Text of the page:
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Over the last couple of years we toured the world of Englishes many times over. In 2010, country by country, accent by accent, loan word by … you get the picture. In 2011, our enquiries changed focus to look at English in context: what language do we use in business, in a romantic situation, or online, and in other contexts?
2013 brings another change of focus to Macmillan Dictionary. The It's your English! 2013 campaign promotes easy accessibility and interactive learning for everyone. Macmillan Dictionary offers fantastic free tools such as interactive language games and widgets for browsers and websites.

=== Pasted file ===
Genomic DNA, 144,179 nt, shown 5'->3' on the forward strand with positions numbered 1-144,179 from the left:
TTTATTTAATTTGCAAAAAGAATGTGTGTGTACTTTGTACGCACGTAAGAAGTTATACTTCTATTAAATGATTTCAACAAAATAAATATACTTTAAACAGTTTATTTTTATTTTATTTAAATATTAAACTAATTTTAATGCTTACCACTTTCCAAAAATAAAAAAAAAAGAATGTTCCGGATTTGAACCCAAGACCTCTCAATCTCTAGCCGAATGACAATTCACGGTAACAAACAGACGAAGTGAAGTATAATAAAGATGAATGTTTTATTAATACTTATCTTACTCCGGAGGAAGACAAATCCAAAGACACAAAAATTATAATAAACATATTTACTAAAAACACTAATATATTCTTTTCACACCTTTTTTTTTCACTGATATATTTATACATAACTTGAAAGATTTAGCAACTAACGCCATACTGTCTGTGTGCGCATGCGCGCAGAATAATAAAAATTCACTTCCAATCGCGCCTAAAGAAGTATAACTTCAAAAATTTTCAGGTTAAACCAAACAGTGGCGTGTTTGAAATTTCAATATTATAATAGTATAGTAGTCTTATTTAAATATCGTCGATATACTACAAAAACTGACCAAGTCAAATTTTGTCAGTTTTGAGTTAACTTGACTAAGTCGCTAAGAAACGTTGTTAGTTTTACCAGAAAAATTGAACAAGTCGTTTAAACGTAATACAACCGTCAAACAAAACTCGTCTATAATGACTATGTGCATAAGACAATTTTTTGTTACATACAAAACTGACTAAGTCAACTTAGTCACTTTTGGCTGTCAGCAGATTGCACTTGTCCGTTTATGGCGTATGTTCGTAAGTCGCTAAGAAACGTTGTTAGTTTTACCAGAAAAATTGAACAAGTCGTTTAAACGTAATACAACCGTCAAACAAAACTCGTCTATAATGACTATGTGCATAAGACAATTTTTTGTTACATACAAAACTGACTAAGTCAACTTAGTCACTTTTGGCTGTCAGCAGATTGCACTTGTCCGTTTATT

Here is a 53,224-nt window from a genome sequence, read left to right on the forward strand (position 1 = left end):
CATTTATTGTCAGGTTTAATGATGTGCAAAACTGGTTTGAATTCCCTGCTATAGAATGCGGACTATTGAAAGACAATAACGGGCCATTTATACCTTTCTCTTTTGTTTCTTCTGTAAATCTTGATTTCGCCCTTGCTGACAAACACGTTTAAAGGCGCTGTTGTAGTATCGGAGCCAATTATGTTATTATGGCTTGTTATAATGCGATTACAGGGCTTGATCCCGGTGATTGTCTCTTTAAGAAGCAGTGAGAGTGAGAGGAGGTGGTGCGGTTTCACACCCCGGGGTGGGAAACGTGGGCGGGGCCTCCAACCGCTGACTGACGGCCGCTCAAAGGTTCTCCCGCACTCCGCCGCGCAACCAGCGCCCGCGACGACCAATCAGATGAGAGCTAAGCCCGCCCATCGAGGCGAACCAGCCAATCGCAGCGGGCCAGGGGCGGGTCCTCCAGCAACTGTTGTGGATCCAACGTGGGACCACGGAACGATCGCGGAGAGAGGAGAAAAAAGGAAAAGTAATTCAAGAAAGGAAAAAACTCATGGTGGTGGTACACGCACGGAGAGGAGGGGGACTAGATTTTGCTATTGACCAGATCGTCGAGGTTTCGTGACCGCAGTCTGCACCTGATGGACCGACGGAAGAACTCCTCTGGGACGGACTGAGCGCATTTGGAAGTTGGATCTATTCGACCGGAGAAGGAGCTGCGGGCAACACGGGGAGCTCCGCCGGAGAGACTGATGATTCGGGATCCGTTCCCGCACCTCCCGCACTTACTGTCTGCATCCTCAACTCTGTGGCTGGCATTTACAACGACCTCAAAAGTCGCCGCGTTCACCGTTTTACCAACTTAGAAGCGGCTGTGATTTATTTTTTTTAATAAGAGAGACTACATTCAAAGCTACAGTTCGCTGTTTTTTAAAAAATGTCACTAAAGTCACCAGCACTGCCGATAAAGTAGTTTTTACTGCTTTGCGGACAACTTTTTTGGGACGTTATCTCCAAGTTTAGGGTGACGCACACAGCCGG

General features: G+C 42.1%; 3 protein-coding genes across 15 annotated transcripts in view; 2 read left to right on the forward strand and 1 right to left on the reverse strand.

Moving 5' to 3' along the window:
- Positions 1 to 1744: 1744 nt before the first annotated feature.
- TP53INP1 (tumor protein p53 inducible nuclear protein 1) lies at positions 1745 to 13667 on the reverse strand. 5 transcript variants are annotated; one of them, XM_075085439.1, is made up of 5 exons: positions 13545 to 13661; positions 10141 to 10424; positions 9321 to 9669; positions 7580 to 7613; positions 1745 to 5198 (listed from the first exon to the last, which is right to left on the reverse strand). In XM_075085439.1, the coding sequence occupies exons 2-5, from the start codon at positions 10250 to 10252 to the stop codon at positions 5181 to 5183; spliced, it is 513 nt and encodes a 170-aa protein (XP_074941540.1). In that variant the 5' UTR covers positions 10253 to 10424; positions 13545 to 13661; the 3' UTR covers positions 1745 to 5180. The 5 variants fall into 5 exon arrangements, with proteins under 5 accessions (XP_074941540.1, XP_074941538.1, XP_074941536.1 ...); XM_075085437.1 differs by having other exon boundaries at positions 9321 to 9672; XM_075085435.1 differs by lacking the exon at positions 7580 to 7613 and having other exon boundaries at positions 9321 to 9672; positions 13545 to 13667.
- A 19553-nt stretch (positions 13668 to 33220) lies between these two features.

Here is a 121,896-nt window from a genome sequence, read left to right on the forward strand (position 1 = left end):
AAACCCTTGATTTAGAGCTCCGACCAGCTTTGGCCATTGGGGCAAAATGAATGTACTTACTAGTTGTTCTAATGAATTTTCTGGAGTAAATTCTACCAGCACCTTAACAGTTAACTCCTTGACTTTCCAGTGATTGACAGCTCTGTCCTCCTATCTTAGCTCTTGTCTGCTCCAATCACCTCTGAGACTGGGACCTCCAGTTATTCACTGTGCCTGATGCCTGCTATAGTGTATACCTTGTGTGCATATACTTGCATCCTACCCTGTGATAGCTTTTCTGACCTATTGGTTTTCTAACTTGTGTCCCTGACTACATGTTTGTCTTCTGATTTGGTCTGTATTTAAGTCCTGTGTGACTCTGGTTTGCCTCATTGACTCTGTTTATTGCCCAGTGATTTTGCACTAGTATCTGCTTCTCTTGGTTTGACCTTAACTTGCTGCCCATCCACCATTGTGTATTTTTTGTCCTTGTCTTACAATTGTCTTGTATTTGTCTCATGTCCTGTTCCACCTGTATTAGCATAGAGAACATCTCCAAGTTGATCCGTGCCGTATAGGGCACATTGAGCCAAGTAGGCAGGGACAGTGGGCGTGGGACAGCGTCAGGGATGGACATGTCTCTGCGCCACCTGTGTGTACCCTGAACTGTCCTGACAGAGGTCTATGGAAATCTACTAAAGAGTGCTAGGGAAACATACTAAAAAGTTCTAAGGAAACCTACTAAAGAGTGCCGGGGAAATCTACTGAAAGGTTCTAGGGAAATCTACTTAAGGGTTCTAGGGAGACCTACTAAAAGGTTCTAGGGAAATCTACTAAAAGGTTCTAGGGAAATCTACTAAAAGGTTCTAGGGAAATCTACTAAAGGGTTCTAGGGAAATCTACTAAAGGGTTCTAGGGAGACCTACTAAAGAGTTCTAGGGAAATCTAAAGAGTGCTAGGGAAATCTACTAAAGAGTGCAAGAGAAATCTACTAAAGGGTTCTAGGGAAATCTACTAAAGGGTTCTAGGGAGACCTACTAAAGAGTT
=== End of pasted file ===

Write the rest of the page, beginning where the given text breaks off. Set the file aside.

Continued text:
In our 'Stories behind Words' series, over on Macmillan Dictionary Blog, regular and new contributors have shared their stories throughout the year about words (or phrases) which have had an impact on their lives.
First in a short series of stories about words you often hear around Christmas – carol:
Carols are such an intrinsic part of the British Christmas that people who don't set foot in a church from one year's end to the next make an exception for the Christmas Eve festival of lessons and carols. Most schools put on some form of festive celebration which includes the singing of 'Away in a Manger', 'While Shepherds Watched', 'Hark the Herald Angels Sing' and other favourites. And although communal carol singing is less popular than it used to be, it still takes place in the run-up to Christmas in public spaces across the country. … read more
a shape similar to a circle but longer than it is wide
A must for anyone with an interest in the changing face of language. The Macmillan Dictionary blog explores English as it is spoken around the world today.global English and language change from our blog